Why do people think suicide is morally wrong?

Posted on January 28, 2014

Public surveys show many people view suicide as morally wrong. When you ask them why, they usually refer to the harm caused to the deceased's family and friends, and to the victim themselves. However, a fascinating new study uncovers evidence suggesting that a more important reason people feel suicide is morally wrong is because they see it as tainting the victim's soul. This is the case even for liberal non-religious people. The finding is another example of how our implicit moral judgments are often at odds with our conscious, explicitly stated moral reasoning.

Joshua Rottman and his colleagues presented 174 US participants (114 women; average age 21) online with eight fabricated obituaries that had the appearance of a real obituary published in a paper. The participants were mostly non-religious liberals. Half of them read obituaries about people killed by murder; the other half read obituaries for people killed by suicide.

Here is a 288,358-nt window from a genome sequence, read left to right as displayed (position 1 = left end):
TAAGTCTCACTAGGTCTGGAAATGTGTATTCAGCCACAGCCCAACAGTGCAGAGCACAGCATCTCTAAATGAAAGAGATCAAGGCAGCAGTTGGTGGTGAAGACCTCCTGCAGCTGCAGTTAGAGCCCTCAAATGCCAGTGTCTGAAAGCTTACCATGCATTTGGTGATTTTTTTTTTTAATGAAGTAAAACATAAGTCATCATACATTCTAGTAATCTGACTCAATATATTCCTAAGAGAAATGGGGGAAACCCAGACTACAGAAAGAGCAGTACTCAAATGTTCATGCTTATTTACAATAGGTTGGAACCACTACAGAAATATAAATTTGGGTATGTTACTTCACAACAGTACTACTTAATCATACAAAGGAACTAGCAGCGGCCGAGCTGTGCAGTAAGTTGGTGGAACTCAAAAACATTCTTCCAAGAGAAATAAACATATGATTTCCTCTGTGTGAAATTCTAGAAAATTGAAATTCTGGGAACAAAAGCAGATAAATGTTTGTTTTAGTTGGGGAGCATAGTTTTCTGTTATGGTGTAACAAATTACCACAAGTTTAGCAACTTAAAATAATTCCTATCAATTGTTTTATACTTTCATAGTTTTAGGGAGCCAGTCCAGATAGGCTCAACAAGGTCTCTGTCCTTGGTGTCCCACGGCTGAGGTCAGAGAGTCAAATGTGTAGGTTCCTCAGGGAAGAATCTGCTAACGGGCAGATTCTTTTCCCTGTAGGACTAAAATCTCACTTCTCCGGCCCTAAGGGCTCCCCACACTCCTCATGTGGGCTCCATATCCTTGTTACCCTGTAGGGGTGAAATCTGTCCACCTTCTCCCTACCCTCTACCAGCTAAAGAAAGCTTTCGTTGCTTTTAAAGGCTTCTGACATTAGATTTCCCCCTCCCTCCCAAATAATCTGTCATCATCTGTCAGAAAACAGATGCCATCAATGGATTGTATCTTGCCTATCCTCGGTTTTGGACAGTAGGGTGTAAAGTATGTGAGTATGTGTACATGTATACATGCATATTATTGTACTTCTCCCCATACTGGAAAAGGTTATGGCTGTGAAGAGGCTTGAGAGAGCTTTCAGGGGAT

After reading each obituary, the participants were asked to rate the death according to how morally wrong it was; how angry it made them feel; how disgusted it made them feel; how much harm had been done; and whether the victim's soul had been tainted.

The most revelatory finding is that the participants' ratings for the moral wrongness of suicides was not correlated with their ratings of the harm caused. Rather, their judgment of moral wrongness was correlated with their ratings of how much the victim's soul was tainted.

Click on the link below to read the full article

Category(s):Suicide Prevention

Source material from British Psychological Society